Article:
Today, biggest challenge today is fake news and some similar problems, but there are some positive aspects as well. The last elections (editor’s note: In November 2018, Georgia elected new President) revealed the fact that CJ is still being developed, and we have volunteers, but today it is difficult to find the line between a lie and the truth. There is a boom of fake news. Besides, there are bullying facts as well. Traditional media representatives have some obligations, but citizen journalists have no restrictions. To this end, I would like to underline the fact that now, we are at the stage, at a time when people should focus on determining truth from lies and avoid sharing information that could lead to human rights violations. Hence, media literacy is very important – and people should make a habit of critically evaluating products from the media. People themselves are a filter. It needs some more effort to study and refusing of spreading false news. However, when we overcome this problem, a new challenge will arise.

One problem is that people accidently spread fake news, but another problem is that fake news is a propaganda tool. During the pre-election campaigns, there was a deluge of troll pages and fake information put out by both sides against their political opponents – from the ruling party and from the opposition. There are some platforms in Georgia, who seek to debunk fake news stories (for example Myth Detector), but this problem continues to grow.

Can CJ have an impact on public opinion?

Yes, it helps formulate public opinion, take the last US presidential election for example.

The latest research shows that the number of people who receive their information from social media instead of traditional media is on the rise. Will CJ overtake traditional media in the future? What is citizen journalism’s potential in Georgia?

There has been a lot of discussion on this topic. My personal opinion is that the analytical part will remain in the hands of traditional media. When you need the full picture, about topics related to business for example, traditional journalism already offers a solid product. But when spreading current events, CJ has the advantage.

In Georgia, citizen journalism dominates during a crisis, for example in 2015 Tbilisi and the Vere River valley was flooded. There were at least 20 deaths and the Tbilisi zoo was devastated. What sort of phenomenon has it become?

Citizen journalism is strongly linked to civil society. In 2015, social media was a tool. It made it obvious that civil society in Georgia does exist, but we cannot discuss these things separately. CJ is an instrument in the hands of civil society. The more developed civil society is the more effectively it will use this instrument. They do not exist separate from one another.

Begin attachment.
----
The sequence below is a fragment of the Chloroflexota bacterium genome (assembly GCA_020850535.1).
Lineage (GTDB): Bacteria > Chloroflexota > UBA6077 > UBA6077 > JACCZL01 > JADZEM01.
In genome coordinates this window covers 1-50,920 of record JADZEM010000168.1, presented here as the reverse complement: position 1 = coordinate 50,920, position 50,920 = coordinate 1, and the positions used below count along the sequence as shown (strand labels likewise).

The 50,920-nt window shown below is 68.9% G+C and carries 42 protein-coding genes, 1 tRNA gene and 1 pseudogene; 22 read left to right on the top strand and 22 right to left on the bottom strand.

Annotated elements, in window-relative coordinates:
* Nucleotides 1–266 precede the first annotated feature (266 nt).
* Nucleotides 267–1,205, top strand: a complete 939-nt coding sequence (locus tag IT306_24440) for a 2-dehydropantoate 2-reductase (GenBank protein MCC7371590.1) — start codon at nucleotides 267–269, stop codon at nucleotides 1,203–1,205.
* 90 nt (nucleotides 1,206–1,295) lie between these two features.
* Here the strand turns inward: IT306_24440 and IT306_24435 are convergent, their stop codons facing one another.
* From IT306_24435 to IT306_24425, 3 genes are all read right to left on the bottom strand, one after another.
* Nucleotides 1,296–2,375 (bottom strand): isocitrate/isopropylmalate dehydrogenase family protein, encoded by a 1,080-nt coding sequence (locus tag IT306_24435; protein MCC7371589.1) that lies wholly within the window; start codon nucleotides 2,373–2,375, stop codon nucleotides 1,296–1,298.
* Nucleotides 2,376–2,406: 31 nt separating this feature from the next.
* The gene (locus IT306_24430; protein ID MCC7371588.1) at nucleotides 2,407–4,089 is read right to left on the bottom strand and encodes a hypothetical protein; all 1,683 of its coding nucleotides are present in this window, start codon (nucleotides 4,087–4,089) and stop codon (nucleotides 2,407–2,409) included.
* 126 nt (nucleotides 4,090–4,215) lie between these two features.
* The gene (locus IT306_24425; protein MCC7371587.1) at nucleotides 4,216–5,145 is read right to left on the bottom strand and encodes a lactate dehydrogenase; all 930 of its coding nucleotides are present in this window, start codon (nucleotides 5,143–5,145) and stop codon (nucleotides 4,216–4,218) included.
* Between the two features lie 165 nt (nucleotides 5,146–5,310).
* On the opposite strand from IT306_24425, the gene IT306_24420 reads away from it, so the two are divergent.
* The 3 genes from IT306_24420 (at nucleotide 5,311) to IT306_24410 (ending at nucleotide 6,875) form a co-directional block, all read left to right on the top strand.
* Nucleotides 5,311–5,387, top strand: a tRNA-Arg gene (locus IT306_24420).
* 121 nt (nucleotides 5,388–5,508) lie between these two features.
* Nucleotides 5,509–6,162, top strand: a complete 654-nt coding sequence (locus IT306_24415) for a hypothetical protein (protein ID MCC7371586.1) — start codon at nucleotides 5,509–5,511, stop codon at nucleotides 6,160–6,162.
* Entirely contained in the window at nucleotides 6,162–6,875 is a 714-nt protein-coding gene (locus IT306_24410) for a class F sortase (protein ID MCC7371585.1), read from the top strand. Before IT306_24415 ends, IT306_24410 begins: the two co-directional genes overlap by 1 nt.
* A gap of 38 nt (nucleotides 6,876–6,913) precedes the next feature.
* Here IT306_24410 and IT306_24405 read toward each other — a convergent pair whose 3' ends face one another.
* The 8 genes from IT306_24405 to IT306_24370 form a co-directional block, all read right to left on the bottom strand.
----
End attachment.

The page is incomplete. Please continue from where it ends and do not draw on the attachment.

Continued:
In what direction may Georgian CJ develop in future?

The process functions a lot like an ant colony. When people started studying ant behavior, they thought there was a hierarchy in ant society – that there is a head ant who directs the others. Researchers began to isolate ants, and discovered that small groups of three or four ants did their jobs without a head. In our case, the process of self-organization is also present; when a problem with fake news arises, people will produce something to counter it. The popularity of Facebook arose from the fact that it was easy to use, and it did not require specific knowledge like Microsoft Windows. Nevertheless, with new technologies new opportunities will appear and someone will invent new platforms. There are discussions that this could be virtual reality for example − when you can see the shape of one of your friends in front of you. It is difficult to predict the future, but it is obvious that new technologies will create new ways of exchanging information.

Nino Chelidze, a former active blogger and the founder of CJ blog, the non-governmental organization Citizen Journalist Club – CJC, and a former volunteer trainer in CJ, shares her professional experiences with us. Nino has been interested in CJ since 2010. She recalls, that one day while searching for information in the Internet, she stumbled upon CJ and she was inspired to start writing in Georgia.

“In 2010 I registered the web-domain I was doing it by myself. It was the first of its kind in Georgia. Actually, it was a blog space for multiple authors. I had no restrictions for the authors, sometimes I even did not know who the author was and they were free to write about anything. For 8 months I had been doing it with much enthusiasm and I liked my job. In 2010, smartphones were not so common and mobile internet service was underdeveloped – everything was much more difficult. Then, IREX announced a grant offer to bloggers and my project won. The project was about regional CJ. I found people I didn’t know to write for the website in rural areas and I asked them to write about their local events. It was pure CJ,” – Nino Chelidze says.

Afterwards, Nino registered her NGO Citizen Journalist Club with the goal of participating in the grant project that was financed by the presidential fund.